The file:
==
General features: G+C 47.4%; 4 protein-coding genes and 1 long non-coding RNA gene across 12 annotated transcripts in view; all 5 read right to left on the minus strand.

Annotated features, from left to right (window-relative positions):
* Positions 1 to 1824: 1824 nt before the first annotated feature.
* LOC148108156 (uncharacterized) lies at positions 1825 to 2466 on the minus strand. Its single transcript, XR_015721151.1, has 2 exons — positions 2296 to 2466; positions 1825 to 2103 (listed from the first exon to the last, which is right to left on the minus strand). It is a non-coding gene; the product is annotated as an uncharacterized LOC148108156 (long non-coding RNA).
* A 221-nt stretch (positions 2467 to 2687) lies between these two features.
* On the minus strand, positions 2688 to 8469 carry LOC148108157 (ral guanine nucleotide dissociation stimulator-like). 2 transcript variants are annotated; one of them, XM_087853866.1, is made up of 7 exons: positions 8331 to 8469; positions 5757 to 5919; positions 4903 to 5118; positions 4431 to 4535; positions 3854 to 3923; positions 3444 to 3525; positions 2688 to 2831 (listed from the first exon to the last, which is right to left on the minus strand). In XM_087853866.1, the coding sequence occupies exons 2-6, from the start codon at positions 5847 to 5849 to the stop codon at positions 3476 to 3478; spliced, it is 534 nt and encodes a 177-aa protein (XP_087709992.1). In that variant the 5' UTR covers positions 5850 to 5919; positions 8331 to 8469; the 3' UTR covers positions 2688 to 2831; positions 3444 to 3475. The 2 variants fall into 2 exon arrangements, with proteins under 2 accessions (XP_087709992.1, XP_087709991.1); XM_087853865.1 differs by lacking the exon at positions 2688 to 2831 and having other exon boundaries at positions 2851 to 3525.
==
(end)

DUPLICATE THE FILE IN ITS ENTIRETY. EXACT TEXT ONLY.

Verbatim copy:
General features: G+C 47.4%; 4 protein-coding genes and 1 long non-coding RNA gene across 12 annotated transcripts in view; all 5 read right to left on the minus strand.

Annotated features, from left to right (window-relative positions):
* Positions 1 to 1824: 1824 nt before the first annotated feature.
* LOC148108156 (uncharacterized) lies at positions 1825 to 2466 on the minus strand. Its single transcript, XR_015721151.1, has 2 exons — positions 2296 to 2466; positions 1825 to 2103 (listed from the first exon to the last, which is right to left on the minus strand). It is a non-coding gene; the product is annotated as an uncharacterized LOC148108156 (long non-coding RNA).
* A 221-nt stretch (positions 2467 to 2687) lies between these two features.
* On the minus strand, positions 2688 to 8469 carry LOC148108157 (ral guanine nucleotide dissociation stimulator-like). 2 transcript variants are annotated; one of them, XM_087853866.1, is made up of 7 exons: positions 8331 to 8469; positions 5757 to 5919; positions 4903 to 5118; positions 4431 to 4535; positions 3854 to 3923; positions 3444 to 3525; positions 2688 to 2831 (listed from the first exon to the last, which is right to left on the minus strand). In XM_087853866.1, the coding sequence occupies exons 2-6, from the start codon at positions 5847 to 5849 to the stop codon at positions 3476 to 3478; spliced, it is 534 nt and encodes a 177-aa protein (XP_087709992.1). In that variant the 5' UTR covers positions 5850 to 5919; positions 8331 to 8469; the 3' UTR covers positions 2688 to 2831; positions 3444 to 3475. The 2 variants fall into 2 exon arrangements, with proteins under 2 accessions (XP_087709992.1, XP_087709991.1); XM_087853865.1 differs by lacking the exon at positions 2688 to 2831 and having other exon boundaries at positions 2851 to 3525.